Editor’s note: This is the 16th in a series of stories about congregations engaged in significant outreach and evangelism ministries, reflecting the General Assembly’s commitment to “Grow Christ’s Church Deep and Wide.” — Jerry L. Van Marter

Alzheimer’s disease and dementia are conditions that can cause exhaustion, confusion and restlessness — for the afflicted and their caregivers alike.

Unable to afford expensive outside help, many caregivers fill their days or years tending to a beloved relative. Hobbies are abandoned. Old friends lose touch or shy away. Church attendance dwindles.

Dallas’ NorthPark Presbyterian Church, in Grace Presbytery, is working to provide caregivers a few hours of personal time while keeping those with Alzheimer’s entertained.

The Casa de Vida (House of Life) outreach program, started in February 2007, had its beginnings in the church. Member Molly Stewart, a volunteer social worker, saw Alzheimer’s take hold of a friend’s husband.

In trying to help her friend find care, Stewart priced outside agencies and researched on the Internet, realizing that affordable, quality care is hard to find. She then counseled with the Rev. Sally Brown, associate pastor at NorthPark, who pushed her to address the church’s session about how to reach out to other caregivers.

Going beyond church walls into the wider community is key to the 218th General Assembly’s commitment to grow Christ’s church deep and wide through evangelism, discipleship, servanthood and diversity.
Stewart talked with the NorthPark session about her idea for a low-cost non-sectarian program that would give caregivers respite while coordinating trained volunteers who would conduct fun activities with participants.

Session approved the idea, providing Stewart with a grant to get started. A family from the church also provided a memorial donation. That left her to find volunteers to staff Casa de Vida, which is open once a week for four hours.

Sitting at one of the session meetings was member Ann Anderson, whose father has Alzheimer’s and had come to visit while Anderson’s sister, his primary caregiver, sold his house and shopped for a nursing home. Seeing her father on a daily basis made her realize the strain her sister had endured. Anderson became the first volunteer in a program that still existed only on paper.

About a year after session approved Casa de Vida, the program was ready to open its doors. And it was met with praise from its first participants, who appreciated having a space where they felt comfortable.

Gordy, one of Casa’s first arrivals on opening day in February 2007, held his wife’s hand and announced, “Look ... no stairs to climb!”

Ed, another participant, looked around and exclaimed, “Everyone here is just like me!”

Caregivers also appreciated Casa de Vida right from the start.

A woman who returned for her husband later in the day said she’d been able to organize a closet alone in the quiet house.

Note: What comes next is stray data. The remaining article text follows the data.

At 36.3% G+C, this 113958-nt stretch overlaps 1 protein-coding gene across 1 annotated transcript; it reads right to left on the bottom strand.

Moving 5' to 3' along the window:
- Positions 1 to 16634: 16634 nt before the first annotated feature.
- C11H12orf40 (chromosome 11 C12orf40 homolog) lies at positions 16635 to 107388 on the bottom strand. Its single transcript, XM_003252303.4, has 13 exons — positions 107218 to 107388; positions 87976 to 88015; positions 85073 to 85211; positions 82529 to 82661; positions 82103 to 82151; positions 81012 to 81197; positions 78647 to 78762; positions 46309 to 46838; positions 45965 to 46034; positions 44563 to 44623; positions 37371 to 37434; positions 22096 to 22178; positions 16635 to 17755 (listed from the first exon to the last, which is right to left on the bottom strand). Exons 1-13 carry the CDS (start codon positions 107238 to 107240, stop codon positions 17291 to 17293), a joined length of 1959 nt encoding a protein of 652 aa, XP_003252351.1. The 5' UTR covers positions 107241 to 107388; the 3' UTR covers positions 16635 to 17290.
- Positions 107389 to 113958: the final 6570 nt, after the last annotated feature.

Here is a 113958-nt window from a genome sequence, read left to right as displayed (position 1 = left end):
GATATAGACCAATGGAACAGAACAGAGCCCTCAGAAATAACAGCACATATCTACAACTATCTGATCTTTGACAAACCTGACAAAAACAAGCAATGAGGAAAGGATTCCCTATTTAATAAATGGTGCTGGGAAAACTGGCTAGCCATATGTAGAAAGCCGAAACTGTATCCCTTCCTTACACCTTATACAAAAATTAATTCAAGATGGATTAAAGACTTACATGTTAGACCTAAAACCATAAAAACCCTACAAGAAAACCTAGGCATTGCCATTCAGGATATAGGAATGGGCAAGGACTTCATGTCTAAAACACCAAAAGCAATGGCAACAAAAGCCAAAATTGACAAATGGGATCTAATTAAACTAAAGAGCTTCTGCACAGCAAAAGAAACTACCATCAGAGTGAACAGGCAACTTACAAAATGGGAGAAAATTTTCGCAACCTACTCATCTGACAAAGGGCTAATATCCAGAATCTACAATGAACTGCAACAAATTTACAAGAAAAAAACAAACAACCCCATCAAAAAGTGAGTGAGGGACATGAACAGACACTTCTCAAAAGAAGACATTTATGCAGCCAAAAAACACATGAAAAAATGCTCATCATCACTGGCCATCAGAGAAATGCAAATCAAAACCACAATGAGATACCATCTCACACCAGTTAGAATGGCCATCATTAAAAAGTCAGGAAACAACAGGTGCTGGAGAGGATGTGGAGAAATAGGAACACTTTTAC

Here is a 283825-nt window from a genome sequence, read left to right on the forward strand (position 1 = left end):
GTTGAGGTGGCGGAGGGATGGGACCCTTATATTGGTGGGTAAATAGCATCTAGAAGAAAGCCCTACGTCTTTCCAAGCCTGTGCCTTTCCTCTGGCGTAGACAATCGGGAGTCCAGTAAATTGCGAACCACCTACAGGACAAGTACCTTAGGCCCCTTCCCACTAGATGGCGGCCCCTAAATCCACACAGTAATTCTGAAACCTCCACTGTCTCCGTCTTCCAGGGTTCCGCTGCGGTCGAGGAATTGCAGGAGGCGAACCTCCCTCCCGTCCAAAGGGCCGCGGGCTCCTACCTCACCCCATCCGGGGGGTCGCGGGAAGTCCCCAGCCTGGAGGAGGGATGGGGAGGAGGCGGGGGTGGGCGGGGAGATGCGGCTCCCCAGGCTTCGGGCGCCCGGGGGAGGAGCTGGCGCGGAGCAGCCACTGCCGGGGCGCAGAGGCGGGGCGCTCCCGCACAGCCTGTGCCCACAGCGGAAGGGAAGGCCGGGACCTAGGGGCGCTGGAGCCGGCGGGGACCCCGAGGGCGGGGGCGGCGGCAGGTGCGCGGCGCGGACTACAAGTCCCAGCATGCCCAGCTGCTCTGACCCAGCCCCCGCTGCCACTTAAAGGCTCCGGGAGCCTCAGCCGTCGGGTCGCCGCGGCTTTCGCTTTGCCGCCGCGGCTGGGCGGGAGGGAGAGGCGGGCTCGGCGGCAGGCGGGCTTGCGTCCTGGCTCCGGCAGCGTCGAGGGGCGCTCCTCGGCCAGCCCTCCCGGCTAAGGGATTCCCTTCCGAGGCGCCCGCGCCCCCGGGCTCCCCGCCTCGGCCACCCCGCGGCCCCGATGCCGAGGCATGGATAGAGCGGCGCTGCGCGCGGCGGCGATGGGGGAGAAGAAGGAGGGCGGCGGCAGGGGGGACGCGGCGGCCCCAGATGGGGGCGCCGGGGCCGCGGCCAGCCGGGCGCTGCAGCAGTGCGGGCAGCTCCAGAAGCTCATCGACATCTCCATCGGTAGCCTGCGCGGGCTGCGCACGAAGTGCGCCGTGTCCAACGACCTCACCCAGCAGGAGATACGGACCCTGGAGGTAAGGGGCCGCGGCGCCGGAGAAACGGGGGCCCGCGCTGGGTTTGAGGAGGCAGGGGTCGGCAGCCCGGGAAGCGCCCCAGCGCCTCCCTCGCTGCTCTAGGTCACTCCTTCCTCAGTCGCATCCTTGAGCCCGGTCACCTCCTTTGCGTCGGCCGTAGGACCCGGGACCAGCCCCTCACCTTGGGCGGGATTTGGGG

“Before Casa de Vida, my activities grew less and less. Friendships dwindled. The first week (my husband was at Casa de Vida), I cleaned the house. The second week, I went shopping, bought things I didn’t need. The third week, I met old friends,” said one woman whose husband attends Casa de Vida.

Volunteers are the head of the program. Participants are each assigned a faith companion, who serves as a friend to guide them to various activities such as yoga chair exercises, crafts, music, memory games, beach-ball boogie or plastic bat baseball.

For those too shy to speak, Casa’s “sing-song lady,” Maria Bellantoni, uses music as the great communicator, playing the piano while volunteer Bill Williams leads singalongs. 
Participants are asked to pay $10 to cover supplies and snacks, but no one is turned away because of inability to pay. Participants also are screened; people must be continent, nonviolent and ambulatory to attend Casa de Vida.

Volunteers also go through a process before signing on. They attend training conducted by outside groups like the Greater Dallas Alzheimer’s Association and Faith Presbyterian Hospice. These workshops introduce volunteers to activities, share advice on how to handle problems and speak about any innovations in Alzheimer’s research. 

Now, there are about 30 active volunteers for Casa’s 12-15 participants — the ideal ratio. Volunteers who aren’t comfortable in one-on-one roles with participants can contribute in other ways.
“We don’t let them get away. We invent jobs,” Stewart said.

One such person is now Casa’s supply shopper and another decorates Fellowship Hall for any occasion each week. Two of the volunteer greeters are Bob Parker and Carl Rogers, ages 81 and 93, respectively.

Churches moving toward their own chapters are advised to start with plenty of prayer. Other key advice is to be patient and work as a team. Three other area churches, of varying denominations, plan to start similar outreach programs in the fall.
Advisory board members are Diana Cheney, co-director; the Rev. Sally Brown; Holly Daiker, Betty Reaves, Rita Wilson and Bill Goode.

To set up a presentation, contact Diana Cheney at (972) 926-7814.

Mary Louise Natho is a member of NorthPark Presbyterian Church in Dallas.